He started banging on the front door of the home near where the car was parked, but no one answered. He was about to kick in the door when the firetruck had arrived, so he headed toward it.
“I didn’t see any of the guys; they had gone around to the other side of the truck,” he said. “So I went around there and saw them, and then I turned. That’s when I got hit.”
He was shot in the pelvis from a Bushmaster .223-caliber semi-automatic rifle, similar to the weapon used in the massacre at Sandy Hook Elementary School. William Spengler, 62, who spent 17 years in prison for killing his grandmother with a hammer, left a typewritten note saying he planned “to do what I like doing best: killing people.”
Before the shooting was done, two responders were dead and Hofstetter and one other volunteer were seriously injured.
Bleeding, Hofstetter crawled back to the firetruck and got on the radio to warn authorities that the seemingly minor call was, instead, an ambush. Colleagues Michael Chiapperini and Tomasz Kaczowka lay dead in the street, and tapes reveal Hofstetter told a dispatcher, “I am in the danger zone right now. I need EMS or I’m going to be joining them.”
On a cloudy Wednesday afternoon at Steinbrenner Field not quite three months after the rampage, Hofstetter walked in front of the pitcher’s mound to throw out the first ball before the New York Yankees and Boston Red Sox exhibition game. One of his favorite players, Yankees outfielder Brett Gardner, got behind the plate to receive the pitch.
His story was told over the public address system, and the crowd rose to its feet and cheered. Players in both dugouts stood and applauded as well.
“Why is this occurring? A lot of this is happening more and more than ever before,” Yankees General Manager Brian Cashman said.
“It just seems like on a monthly basis there is a new circumstance like this, and you’re wondering why. Why is this going on? Why does it have to happen? There is no place in society for this. It can be a really cruel world sometimes, and he has experienced that as much as anybody. We’re all thankful he’s here and has a chance to enjoy life.”
“I wasn’t a very good player, so that dream died pretty quickly,” he said.
The fireman’s dream did not. You might say he was born for the job.
“I love being able to help people. I love the camaraderie, the brotherhood that firefighters have for one another,” he said.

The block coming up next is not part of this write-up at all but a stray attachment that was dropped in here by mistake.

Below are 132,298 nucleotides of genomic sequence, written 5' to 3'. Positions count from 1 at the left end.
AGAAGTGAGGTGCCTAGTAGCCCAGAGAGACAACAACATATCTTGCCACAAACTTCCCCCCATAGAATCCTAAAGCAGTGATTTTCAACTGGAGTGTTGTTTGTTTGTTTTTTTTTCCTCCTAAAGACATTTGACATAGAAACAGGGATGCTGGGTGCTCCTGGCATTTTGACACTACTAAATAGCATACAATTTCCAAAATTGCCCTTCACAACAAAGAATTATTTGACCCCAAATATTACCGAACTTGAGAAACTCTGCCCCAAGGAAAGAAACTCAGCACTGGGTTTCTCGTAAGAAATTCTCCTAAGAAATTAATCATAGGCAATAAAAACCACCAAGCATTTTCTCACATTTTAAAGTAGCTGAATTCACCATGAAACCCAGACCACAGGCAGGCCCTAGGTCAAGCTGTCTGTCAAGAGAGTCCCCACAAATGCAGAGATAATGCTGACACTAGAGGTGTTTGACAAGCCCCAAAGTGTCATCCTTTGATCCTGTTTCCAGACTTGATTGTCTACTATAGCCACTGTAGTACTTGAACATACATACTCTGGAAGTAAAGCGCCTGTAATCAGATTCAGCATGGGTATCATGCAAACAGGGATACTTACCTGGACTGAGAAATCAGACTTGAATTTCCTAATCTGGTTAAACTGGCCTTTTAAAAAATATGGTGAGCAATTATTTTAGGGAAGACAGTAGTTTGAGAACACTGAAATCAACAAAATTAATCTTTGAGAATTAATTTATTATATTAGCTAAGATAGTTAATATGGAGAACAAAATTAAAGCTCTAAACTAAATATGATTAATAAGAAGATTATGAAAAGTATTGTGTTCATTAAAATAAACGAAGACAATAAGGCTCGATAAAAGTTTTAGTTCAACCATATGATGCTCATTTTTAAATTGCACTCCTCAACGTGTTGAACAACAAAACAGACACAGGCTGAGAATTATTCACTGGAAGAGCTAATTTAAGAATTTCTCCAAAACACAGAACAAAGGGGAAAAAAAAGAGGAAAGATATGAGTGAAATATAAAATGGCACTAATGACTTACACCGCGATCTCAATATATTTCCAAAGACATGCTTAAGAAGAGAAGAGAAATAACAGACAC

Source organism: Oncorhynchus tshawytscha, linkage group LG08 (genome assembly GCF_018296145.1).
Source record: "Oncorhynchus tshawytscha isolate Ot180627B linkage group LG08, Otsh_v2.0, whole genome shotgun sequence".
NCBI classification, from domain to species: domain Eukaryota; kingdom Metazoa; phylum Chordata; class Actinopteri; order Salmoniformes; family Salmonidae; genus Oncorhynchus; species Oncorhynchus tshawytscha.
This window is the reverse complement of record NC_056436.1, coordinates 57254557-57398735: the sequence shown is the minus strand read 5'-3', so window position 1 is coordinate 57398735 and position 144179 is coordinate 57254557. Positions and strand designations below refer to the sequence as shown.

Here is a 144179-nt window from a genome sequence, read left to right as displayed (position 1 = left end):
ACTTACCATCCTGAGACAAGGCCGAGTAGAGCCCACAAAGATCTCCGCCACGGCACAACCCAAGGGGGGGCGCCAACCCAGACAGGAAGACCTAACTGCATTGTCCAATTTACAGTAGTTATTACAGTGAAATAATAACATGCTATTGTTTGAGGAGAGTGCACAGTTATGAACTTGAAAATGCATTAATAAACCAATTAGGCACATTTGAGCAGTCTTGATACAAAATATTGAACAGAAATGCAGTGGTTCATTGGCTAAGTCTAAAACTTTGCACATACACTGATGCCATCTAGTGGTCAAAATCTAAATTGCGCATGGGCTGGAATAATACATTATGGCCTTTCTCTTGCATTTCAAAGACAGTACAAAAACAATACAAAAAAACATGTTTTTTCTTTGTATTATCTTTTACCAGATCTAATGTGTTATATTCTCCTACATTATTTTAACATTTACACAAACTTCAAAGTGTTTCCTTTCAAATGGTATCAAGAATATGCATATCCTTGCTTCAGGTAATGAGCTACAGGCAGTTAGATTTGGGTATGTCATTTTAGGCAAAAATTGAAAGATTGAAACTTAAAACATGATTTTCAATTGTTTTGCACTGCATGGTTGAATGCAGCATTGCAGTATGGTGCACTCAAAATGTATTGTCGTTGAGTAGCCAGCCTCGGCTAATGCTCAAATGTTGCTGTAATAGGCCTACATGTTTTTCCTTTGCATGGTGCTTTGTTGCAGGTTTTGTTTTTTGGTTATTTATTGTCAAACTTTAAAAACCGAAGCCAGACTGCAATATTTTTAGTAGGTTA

The morning of the shooting was chaotic. Rescue personnel had to stay back because the shooter had set up a sniper’s nest and fired on anyone who approached. Hofstetter was trying not to go into shock.
“I knew I had to get out of there myself,” he said.
He crawled to the driver’s side step of the firetruck and stood “on my good leg” with the door open.
“I held the wheel with one hand, and I ducked down and rammed the gas,” he said.
He went about 40 yards before crashing into a concrete wall as bullets sprayed the truck. It took another 20 minutes for him to crawl to his Chevy Blazer, out of the line of fire. Only then was he able to get medical help.
“I wasn’t sure how bad I was torn up inside. I’ve been to shootings before where a guy talks to you and a couple of hours later he’s dead. I didn’t know. I didn’t want to die. I was determined not to,” he said.
The bullet missed vital organs, but he suffered nerve damage to his left leg and basic things like walking or standing can be a challenge. That’s especially frustrating because Hofstetter led an active lifestyle: running, hiking, basically anything outdoors.
“I want my own life back,” he said.
But on the first day of spring, Hofstetter sat by the cage during batting practice and watched in awe as player after player came by to shake his hand and say hello. He was bathed in the warmth and appreciation of the crowd. For a little while, at least, the pain seemed far away.
He knows it’s still a long road back, but that’s just another challenge to be met. Don’t bet against him.
“If I make it back all the way, we win,” he said. “We all win. And I want to win.”